Interface between the legal system and healthcare delivery system, considering the roles and rights of key U.S. healthcare stakeholders, including patients, administrators, governing boards, state and federal government, third-party payors, and healthcare providers.
This course is an overview and analysis of epidemiological principles that provide the basis for setting priorities, allocating scarce healthcare resources, and preventing disease. It recognizes that the health administrator needs to understand information from clinical professionals in making leadership decisions to manage health services to protect health.
This course delves into the relationship between the legal and healthcare systems, including the roles and rights of key stakeholders of the U.S. health care system.
This course examines the impact of ethical issues on leadership decision-making. It explores dominant ethical theories and principles relevant to every aspect of healthcare leadership. Both clinical and organizational ethical issues are considered along with communication and stakeholder strategies.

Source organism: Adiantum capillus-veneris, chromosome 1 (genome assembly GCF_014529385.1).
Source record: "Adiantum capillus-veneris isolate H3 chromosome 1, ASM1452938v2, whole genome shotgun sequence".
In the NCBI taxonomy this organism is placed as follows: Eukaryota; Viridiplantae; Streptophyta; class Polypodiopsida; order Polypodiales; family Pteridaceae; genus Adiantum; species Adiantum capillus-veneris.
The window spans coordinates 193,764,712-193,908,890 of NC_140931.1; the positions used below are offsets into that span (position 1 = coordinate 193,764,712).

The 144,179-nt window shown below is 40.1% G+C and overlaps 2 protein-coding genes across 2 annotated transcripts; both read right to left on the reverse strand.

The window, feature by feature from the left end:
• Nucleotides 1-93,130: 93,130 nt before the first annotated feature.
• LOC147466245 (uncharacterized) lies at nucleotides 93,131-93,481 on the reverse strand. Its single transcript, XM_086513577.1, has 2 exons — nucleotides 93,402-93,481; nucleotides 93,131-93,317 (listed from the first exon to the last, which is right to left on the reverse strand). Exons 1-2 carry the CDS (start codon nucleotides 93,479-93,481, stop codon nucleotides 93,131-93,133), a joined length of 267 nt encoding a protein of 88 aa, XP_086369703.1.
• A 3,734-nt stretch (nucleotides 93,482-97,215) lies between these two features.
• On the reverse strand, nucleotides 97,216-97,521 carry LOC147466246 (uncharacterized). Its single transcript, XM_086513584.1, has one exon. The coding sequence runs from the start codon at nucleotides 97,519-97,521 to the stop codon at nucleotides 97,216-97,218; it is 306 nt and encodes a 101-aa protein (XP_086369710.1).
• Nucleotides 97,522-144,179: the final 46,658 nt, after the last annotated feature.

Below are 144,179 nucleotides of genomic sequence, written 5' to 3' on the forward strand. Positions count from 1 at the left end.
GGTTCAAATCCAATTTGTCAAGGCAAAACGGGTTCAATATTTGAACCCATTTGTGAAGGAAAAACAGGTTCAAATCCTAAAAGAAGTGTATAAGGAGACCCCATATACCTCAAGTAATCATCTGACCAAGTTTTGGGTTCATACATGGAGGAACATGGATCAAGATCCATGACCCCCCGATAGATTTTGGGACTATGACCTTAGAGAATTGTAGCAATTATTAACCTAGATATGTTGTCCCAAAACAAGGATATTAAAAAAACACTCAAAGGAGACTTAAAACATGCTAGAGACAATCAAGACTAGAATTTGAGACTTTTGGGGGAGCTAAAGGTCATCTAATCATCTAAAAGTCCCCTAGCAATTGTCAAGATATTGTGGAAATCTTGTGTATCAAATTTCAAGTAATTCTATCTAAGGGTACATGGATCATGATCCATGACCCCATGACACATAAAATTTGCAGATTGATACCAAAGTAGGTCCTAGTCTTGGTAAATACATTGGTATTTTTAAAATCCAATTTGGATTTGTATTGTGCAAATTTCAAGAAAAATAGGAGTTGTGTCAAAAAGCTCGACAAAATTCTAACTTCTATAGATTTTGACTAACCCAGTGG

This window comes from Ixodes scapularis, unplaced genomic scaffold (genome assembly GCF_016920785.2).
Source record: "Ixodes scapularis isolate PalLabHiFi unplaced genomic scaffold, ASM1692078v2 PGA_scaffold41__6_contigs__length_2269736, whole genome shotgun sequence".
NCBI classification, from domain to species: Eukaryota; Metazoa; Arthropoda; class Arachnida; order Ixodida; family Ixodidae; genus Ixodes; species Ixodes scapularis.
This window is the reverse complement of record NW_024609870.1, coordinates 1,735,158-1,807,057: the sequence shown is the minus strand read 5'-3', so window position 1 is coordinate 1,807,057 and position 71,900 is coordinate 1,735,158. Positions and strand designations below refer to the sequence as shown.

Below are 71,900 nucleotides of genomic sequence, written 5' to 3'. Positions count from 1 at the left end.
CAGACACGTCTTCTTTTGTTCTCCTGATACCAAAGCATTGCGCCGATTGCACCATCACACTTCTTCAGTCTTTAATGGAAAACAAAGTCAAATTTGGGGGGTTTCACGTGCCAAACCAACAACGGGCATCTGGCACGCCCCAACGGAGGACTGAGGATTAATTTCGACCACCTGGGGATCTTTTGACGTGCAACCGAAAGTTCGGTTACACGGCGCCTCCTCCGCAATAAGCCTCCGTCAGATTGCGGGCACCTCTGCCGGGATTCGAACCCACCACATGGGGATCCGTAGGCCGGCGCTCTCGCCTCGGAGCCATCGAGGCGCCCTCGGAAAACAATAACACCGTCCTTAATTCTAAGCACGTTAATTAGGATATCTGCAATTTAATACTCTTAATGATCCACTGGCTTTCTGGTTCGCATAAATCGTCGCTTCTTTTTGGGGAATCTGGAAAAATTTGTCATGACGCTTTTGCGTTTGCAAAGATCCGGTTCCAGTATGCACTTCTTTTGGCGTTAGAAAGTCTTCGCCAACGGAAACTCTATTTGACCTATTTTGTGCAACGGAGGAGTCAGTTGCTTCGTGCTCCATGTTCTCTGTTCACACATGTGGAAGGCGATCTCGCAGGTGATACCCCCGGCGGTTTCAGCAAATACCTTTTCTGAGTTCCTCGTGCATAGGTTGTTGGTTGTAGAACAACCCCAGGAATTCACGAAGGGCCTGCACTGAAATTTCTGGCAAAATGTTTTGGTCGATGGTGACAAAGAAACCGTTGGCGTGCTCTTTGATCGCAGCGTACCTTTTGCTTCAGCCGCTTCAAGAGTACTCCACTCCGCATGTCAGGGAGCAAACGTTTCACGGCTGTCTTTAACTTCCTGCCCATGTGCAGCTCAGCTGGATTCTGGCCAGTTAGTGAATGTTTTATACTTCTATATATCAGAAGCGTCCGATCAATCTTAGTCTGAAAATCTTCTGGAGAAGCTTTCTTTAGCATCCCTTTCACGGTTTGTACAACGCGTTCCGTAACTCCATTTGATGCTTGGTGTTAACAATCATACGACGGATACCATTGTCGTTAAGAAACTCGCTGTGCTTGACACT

This course examines leadership concepts as they apply specifically to healthcare organizations. Topics such as managing change, intra-organizational communication, and high-level decision-making are included. The course focuses on building skills to sort through and make sense of the plethora of information available in making judgment calls. Focusing on leadership, the course goes well beyond management, helping students recognize, build on and enhance their own skills and increase their adaptability. Like other Ohio University MHA courses, this one also stresses the importance of identification, empathy, and communication with relevant stakeholders.
This course deals with the practical aspects of human resource leadership in various healthcare settings. The leadership of the human capital in healthcare is challenging because the industry is labor-intensive, has a diverse workforce, and is involved with life-and-death work. This course focuses on the role of the health administrator in working with and through the human resources department to align HR strategy with organizational strategy, assure the well-being of employees, and assure a competitive position.
This survey and analysis of healthcare information systems planning and leadership prepare health administrators to communicate productively with information technology and clinical professionals. The course explores the challenges of selecting and implementing information systems to achieve the organizational mission. The course focuses on how and from whom health administrators should gather information and judge its veracity. It also considers other organizational data and issues that go into selection decisions and implementation plans. Attention to various stakeholders and how to manage their impact on IT projects.